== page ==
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I'm looking for general advice on what to do when a Windows Update fails.

What are the First things you do when an update fails multiple times?

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One small one that's easy to overlook - make sure the system clock is correct! If it's too far out of sync with the MS servers you can get weird errors. –  Shinrai Feb 7 '12 at 16:09

5 Answers 5

Check the error code Address any issue found For example Error 80072f8f is known and there are a number of artilces on this

Check the event log for events related to the update- Address any issue found Again The event ID and message may lead you to a fix

Manually download the update and install

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Check the windows error log for any details that may lead to what program or service is causing the problem. MSI error numbers can also help pinpoint why an installer failed. Search any MSI error codes online for details.

Using the KB article number, search for a manual download of the update on the Microsoft site, and download and manually install the update. Most of the time that updates fail for me I do the manual download and install and it works. Only a few times over the years have I had to investigate the MSI error codes and logs.

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Just FYI, if the Windows Update issue is related to a security update, you can open a free support ticket with Microsoft. I've done that once and was very satisfied with their support (as always).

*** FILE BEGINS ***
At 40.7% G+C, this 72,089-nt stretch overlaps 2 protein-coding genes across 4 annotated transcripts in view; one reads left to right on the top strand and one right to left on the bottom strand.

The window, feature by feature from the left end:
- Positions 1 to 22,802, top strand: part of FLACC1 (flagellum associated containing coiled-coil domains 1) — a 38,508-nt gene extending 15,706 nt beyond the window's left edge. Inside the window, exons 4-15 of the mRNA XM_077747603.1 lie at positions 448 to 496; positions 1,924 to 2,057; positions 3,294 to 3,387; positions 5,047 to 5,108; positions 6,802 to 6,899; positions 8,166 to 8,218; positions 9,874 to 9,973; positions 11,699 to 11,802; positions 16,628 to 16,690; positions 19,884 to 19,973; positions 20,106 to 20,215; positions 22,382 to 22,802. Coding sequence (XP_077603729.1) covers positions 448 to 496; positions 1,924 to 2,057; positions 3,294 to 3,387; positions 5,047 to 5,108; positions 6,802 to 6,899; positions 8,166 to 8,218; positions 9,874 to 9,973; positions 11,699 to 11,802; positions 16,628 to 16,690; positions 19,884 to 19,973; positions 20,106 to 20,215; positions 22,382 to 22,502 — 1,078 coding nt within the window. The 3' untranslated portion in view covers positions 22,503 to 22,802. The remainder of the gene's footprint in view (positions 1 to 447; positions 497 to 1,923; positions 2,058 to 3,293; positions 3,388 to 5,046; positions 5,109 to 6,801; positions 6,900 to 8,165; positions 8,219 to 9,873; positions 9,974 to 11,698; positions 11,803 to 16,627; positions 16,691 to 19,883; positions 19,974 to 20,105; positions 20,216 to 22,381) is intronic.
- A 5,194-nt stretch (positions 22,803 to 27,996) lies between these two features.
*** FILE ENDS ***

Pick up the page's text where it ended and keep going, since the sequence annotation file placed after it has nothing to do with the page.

Sadly, I have a hard time tracking down the proper link I used back then. This site might be a good starting point (the "Get Help" link seems to send me to a familiar site).

That being said. The support technician first made me go through the basic troubleshooting steps (chkdsk, sfc, ...). Then he sent me an executable named au_check_v78f.EXE, which is a self-extracting archive that seems to contain a tool named AU Check:

echo --- AU Check Tool v78f ---
echo --- by Eddie Bowers - Microsoft Corporation ---

Given that I have no other source for the package, I can't link it here.

All I can say about that tool is, if I have a Windows Update issue, this usually fixes it. I was never interested enough to look into the details.

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Suspect malware is blocking Windows Updates. Perform a full system scan with AV software.

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Check if your clock is right, that is mostly the reason. Sounds simple but that fixed a lot of stuff which has to do with activation, windows updates or such...

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